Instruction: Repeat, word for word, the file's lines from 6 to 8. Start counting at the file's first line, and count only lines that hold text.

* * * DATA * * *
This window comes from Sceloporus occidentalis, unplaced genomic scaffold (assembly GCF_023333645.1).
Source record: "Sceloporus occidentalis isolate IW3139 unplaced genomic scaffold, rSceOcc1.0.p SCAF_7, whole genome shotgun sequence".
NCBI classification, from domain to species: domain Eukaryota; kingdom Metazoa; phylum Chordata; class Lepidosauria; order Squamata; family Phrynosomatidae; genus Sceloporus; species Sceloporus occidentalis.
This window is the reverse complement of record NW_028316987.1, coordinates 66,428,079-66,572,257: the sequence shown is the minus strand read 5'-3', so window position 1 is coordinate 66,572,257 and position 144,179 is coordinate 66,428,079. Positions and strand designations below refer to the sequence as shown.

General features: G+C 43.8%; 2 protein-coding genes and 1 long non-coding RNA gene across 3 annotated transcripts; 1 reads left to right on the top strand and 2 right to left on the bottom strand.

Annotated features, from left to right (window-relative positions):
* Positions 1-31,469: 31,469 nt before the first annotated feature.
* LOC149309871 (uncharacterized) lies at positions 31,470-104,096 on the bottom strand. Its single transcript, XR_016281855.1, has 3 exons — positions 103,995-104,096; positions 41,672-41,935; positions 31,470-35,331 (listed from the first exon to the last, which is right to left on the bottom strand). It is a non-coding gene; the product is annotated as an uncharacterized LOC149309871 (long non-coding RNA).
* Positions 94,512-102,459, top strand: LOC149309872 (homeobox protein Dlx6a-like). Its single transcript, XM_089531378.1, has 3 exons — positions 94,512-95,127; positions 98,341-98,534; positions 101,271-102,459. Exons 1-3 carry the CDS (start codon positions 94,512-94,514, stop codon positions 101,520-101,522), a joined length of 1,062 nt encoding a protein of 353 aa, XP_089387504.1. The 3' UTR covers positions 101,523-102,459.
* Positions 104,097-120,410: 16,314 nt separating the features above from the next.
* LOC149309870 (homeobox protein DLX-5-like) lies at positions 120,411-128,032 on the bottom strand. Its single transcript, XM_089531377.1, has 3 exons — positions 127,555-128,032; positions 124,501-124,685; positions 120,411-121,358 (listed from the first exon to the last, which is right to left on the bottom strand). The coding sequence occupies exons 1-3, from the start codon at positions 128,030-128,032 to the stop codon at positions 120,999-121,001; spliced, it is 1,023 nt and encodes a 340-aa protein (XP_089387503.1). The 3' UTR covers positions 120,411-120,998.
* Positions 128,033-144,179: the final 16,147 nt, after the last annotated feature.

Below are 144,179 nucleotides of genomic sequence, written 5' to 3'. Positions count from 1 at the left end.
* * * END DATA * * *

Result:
Annotated features, from left to right (window-relative positions):
* Positions 1-31,469: 31,469 nt before the first annotated feature.
* LOC149309871 (uncharacterized) lies at positions 31,470-104,096 on the bottom strand. Its single transcript, XR_016281855.1, has 3 exons — positions 103,995-104,096; positions 41,672-41,935; positions 31,470-35,331 (listed from the first exon to the last, which is right to left on the bottom strand). It is a non-coding gene; the product is annotated as an uncharacterized LOC149309871 (long non-coding RNA).